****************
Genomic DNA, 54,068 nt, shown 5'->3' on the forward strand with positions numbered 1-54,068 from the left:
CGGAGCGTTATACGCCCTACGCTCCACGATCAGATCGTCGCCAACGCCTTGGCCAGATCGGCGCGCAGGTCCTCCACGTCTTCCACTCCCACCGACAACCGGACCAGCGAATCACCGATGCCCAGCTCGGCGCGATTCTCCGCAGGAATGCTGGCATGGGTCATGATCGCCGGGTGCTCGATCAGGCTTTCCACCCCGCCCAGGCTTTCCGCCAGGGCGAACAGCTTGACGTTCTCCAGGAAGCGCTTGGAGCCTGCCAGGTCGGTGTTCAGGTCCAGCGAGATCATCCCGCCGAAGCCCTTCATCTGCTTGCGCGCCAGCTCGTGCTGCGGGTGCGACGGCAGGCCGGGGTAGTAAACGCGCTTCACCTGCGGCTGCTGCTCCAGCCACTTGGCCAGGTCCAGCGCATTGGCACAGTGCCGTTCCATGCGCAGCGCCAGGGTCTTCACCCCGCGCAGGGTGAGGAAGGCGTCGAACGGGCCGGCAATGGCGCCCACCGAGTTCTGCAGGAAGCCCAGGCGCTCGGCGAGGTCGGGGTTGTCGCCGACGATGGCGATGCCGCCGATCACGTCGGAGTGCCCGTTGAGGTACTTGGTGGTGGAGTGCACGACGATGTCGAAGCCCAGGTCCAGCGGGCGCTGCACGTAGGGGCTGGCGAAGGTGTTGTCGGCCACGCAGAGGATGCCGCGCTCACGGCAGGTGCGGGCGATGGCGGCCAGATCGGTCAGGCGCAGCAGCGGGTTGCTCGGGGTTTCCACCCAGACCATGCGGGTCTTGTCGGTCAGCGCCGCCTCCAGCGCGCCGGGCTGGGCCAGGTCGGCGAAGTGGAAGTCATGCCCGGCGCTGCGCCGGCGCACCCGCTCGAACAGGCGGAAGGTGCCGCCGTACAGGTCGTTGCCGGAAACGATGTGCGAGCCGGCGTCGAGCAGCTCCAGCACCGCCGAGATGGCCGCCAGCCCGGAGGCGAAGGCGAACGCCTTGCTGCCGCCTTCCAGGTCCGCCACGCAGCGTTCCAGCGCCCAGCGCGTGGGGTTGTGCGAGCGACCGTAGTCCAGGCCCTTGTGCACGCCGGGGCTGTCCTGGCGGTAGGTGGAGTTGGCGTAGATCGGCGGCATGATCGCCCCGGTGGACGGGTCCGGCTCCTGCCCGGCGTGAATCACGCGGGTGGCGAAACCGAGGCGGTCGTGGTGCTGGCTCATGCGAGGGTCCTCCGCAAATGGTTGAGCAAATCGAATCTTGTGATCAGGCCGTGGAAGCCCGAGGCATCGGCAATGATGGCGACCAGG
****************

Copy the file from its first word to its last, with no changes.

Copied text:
Genomic DNA, 54,068 nt, shown 5'->3' on the forward strand with positions numbered 1-54,068 from the left:
CGGAGCGTTATACGCCCTACGCTCCACGATCAGATCGTCGCCAACGCCTTGGCCAGATCGGCGCGCAGGTCCTCCACGTCTTCCACTCCCACCGACAACCGGACCAGCGAATCACCGATGCCCAGCTCGGCGCGATTCTCCGCAGGAATGCTGGCATGGGTCATGATCGCCGGGTGCTCGATCAGGCTTTCCACCCCGCCCAGGCTTTCCGCCAGGGCGAACAGCTTGACGTTCTCCAGGAAGCGCTTGGAGCCTGCCAGGTCGGTGTTCAGGTCCAGCGAGATCATCCCGCCGAAGCCCTTCATCTGCTTGCGCGCCAGCTCGTGCTGCGGGTGCGACGGCAGGCCGGGGTAGTAAACGCGCTTCACCTGCGGCTGCTGCTCCAGCCACTTGGCCAGGTCCAGCGCATTGGCACAGTGCCGTTCCATGCGCAGCGCCAGGGTCTTCACCCCGCGCAGGGTGAGGAAGGCGTCGAACGGGCCGGCAATGGCGCCCACCGAGTTCTGCAGGAAGCCCAGGCGCTCGGCGAGGTCGGGGTTGTCGCCGACGATGGCGATGCCGCCGATCACGTCGGAGTGCCCGTTGAGGTACTTGGTGGTGGAGTGCACGACGATGTCGAAGCCCAGGTCCAGCGGGCGCTGCACGTAGGGGCTGGCGAAGGTGTTGTCGGCCACGCAGAGGATGCCGCGCTCACGGCAGGTGCGGGCGATGGCGGCCAGATCGGTCAGGCGCAGCAGCGGGTTGCTCGGGGTTTCCACCCAGACCATGCGGGTCTTGTCGGTCAGCGCCGCCTCCAGCGCGCCGGGCTGGGCCAGGTCGGCGAAGTGGAAGTCATGCCCGGCGCTGCGCCGGCGCACCCGCTCGAACAGGCGGAAGGTGCCGCCGTACAGGTCGTTGCCGGAAACGATGTGCGAGCCGGCGTCGAGCAGCTCCAGCACCGCCGAGATGGCCGCCAGCCCGGAGGCGAAGGCGAACGCCTTGCTGCCGCCTTCCAGGTCCGCCACGCAGCGTTCCAGCGCCCAGCGCGTGGGGTTGTGCGAGCGACCGTAGTCCAGGCCCTTGTGCACGCCGGGGCTGTCCTGGCGGTAGGTGGAGTTGGCGTAGATCGGCGGCATGATCGCCCCGGTGGACGGGTCCGGCTCCTGCCCGGCGTGAATCACGCGGGTGGCGAAACCGAGGCGGTCGTGGTGCTGGCTCATGCGAGGGTCCTCCGCAAATGGTTGAGCAAATCGAATCTTGTGATCAGGCCGTGGAAGCCCGAGGCATCGGCAATGATGGCGACCAGG